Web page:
“Important


I. D. Program Part of Fashion Runway


October 1, 2007

ST. LOUIS — Maryville University senior Interior Design major Lauren Elliott will have the opportunity to be a “role model” on Thursday, Oct. 4, when she takes the stage during IIDA Fashion Runway, a fashion show sponsored by the St. Louis chapter of the International Interior Design Association (IIDA). Elliott of St. Charles will be wearing an ensemble created and designed by herself and five other Maryville Interior Design majors and faculty members.

“I wanted to participate in this event and be the model for the fashion show because I need to do things I am not comfortable doing or used to doing,” she said. “I am not an outgoing person. I know I will be nervous to ‘walk the runway’ but it gets my name out there and also represents Maryville and the Interior Design program.” Maryville will be among 28 teams competing for cash prizes in front of a team of judges comprised of prominent design industry personalities.

The twist to this fashion show is that teams were not allowed to use traditional clothing material. Rather, they had to make do with materials supplied by their team sponsor, a local product representative. In Team Maryville’s case, this meant using vinyl wall covering supplied by D.L. Couch. Christie Samuelson is representing the manufacturer on Maryville’s team. Maryville team members chose to go with a retro look for their garment creation and designed A Fifties Revival Ensemble, which includes a collared jacket, skirt with a bustle, belt, purse and wide-brimmed hat. To accentuate the retro look, Elliott will wear a Marilyn Monroe-like hairstyle. The team describes its ensemble as “weaving elegance with whimsy by evoking the romantic era of the late fifties, where cinematic fantasies blend with dramatic color.”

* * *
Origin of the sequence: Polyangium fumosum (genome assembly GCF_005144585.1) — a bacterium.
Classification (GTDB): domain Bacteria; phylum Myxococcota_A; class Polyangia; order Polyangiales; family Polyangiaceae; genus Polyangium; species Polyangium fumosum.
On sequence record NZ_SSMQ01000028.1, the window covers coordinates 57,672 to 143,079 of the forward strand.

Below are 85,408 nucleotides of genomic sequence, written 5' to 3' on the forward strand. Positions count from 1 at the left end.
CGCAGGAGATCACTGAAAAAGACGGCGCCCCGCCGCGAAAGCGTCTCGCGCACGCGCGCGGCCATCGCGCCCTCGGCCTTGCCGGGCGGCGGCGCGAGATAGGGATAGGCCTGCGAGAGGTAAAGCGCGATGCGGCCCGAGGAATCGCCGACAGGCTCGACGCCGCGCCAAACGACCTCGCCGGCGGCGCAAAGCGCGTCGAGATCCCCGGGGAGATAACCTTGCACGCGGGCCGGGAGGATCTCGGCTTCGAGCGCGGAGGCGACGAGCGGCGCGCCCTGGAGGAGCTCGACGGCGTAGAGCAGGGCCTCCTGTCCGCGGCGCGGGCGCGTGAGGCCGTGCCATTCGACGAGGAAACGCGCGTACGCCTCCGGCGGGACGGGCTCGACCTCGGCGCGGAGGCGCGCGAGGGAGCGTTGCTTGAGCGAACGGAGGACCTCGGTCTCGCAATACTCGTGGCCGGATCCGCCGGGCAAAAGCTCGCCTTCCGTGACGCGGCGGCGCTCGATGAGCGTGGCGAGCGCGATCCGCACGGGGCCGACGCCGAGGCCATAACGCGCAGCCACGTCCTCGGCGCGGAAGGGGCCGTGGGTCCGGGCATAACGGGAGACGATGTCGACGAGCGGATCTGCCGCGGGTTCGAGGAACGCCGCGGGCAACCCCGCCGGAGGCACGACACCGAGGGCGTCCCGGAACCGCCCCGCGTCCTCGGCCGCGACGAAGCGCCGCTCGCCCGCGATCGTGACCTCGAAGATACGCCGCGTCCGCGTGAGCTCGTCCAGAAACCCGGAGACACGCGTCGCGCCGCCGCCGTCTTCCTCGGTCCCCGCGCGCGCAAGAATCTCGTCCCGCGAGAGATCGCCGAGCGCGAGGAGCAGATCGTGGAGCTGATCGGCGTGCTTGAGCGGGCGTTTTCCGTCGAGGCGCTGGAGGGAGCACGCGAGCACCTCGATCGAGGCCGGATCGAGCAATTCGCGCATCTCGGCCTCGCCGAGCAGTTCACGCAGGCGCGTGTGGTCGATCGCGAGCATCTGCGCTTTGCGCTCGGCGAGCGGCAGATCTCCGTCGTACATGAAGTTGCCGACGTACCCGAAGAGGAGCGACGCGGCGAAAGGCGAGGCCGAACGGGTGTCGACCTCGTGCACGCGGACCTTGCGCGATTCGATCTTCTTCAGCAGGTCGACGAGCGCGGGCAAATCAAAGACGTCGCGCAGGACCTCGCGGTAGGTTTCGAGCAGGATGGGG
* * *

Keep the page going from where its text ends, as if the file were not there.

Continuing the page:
Maryville became aware of IIDA Fashion Runway earlier this year through Barb Zappulla, an adjunct interior design instructor at the University. Zappulla and Darlene Davison, assistant professor of interior design and director of Maryville’s program, are the two faculty members on the team. In addition to Elliott, other students on the team are seniors Emily Gordon, Ann Neubauer and Kristi Pearson. The group started meeting as a team shortly after the fall semester began.

Zappulla and Davison agree it would be nice if the Maryville team came away with a top prize for its creation. But winning isn’t everything, they say. “This is really a great opportunity for these students to get their names out there and make connections with professionals in the interior design field,” Zappulla said. Davison added that like the Canstruction event earlier this year in which a Maryville interior design team competed, the IIDA Fashion Runway is a chance for Maryville to increase its exposure in the St. Louis interior design scene.

Both Gordon and Pearson said the competition will be fun, and advantageous from a practical standpoint. “I think that this experience will help me in my future career in that I love to sew and I’m hoping to incorporate sewing into a future career,” said Gordon of Jerseyville, Ill. “The IIDA Fashion Show is a great opportunity to work with local manufacturer reps, compete against top firms and network with professionals in the field,” said Pearson of St. Charles.

Team Maryville’s fashion creation will be on display in the University’s Art and Design Building from October 5-23 and then in the College of Arts and Sciences lobby until mid-November. Davison noted that IIDA Fashion Runway is supporting St. Patrick’s Center by collecting new and/or gently used winter coats. The Maryville team will have a collection bin through October 4 in the lobby of the Art and Design Building.

Maryville University, founded in 1872, is a private, coeducational institution offering approximately 50 undergraduate, seven master’s and two doctoral degree programs to 3,300 students. Ranked by U.S. News and World Report as one of America’s Best Colleges in the Midwest, Maryville University prepares its students for successful and meaningful careers by offering programs that integrate liberal arts with professional studies.

Among Maryville’s most recent graduates, 94 percent are employed or attending graduate school. Approximately 15,000 alumni work and live in the St. Louis region.


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